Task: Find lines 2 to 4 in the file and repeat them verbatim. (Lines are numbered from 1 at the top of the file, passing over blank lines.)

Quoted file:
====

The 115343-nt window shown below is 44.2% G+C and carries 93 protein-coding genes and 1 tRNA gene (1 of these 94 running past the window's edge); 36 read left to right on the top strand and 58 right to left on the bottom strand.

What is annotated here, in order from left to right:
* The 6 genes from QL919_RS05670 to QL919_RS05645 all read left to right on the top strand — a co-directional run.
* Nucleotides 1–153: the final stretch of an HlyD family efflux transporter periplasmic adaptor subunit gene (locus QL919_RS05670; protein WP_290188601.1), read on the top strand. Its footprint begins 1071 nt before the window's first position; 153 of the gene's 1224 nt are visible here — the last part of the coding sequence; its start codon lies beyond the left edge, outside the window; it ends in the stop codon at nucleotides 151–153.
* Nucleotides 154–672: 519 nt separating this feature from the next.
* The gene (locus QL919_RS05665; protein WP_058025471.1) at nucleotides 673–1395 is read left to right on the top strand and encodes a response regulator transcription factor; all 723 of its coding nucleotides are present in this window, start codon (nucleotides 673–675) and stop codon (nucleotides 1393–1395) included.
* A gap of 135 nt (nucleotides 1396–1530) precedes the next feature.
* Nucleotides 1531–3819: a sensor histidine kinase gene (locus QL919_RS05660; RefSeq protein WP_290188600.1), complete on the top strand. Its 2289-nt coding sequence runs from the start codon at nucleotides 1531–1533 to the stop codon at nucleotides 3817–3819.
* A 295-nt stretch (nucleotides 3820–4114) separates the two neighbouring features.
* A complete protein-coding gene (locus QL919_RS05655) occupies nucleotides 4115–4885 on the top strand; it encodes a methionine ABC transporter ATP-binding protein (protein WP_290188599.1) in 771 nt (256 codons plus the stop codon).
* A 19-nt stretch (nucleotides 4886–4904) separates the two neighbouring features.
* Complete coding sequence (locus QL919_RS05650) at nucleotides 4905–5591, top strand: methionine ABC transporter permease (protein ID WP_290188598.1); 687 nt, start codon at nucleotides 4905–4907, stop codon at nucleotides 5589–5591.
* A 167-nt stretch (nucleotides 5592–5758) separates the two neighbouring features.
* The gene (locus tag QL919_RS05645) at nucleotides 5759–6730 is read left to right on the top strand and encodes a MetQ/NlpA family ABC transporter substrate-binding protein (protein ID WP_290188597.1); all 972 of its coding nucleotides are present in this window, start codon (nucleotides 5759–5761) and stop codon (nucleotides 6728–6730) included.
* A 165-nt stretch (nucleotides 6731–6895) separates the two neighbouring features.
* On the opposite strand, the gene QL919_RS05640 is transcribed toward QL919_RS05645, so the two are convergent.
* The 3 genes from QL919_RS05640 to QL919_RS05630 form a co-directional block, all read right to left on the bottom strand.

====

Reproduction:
What is annotated here, in order from left to right:
* The 6 genes from QL919_RS05670 to QL919_RS05645 all read left to right on the top strand — a co-directional run.
* Nucleotides 1–153: the final stretch of an HlyD family efflux transporter periplasmic adaptor subunit gene (locus QL919_RS05670; protein WP_290188601.1), read on the top strand. Its footprint begins 1071 nt before the window's first position; 153 of the gene's 1224 nt are visible here — the last part of the coding sequence; its start codon lies beyond the left edge, outside the window; it ends in the stop codon at nucleotides 151–153.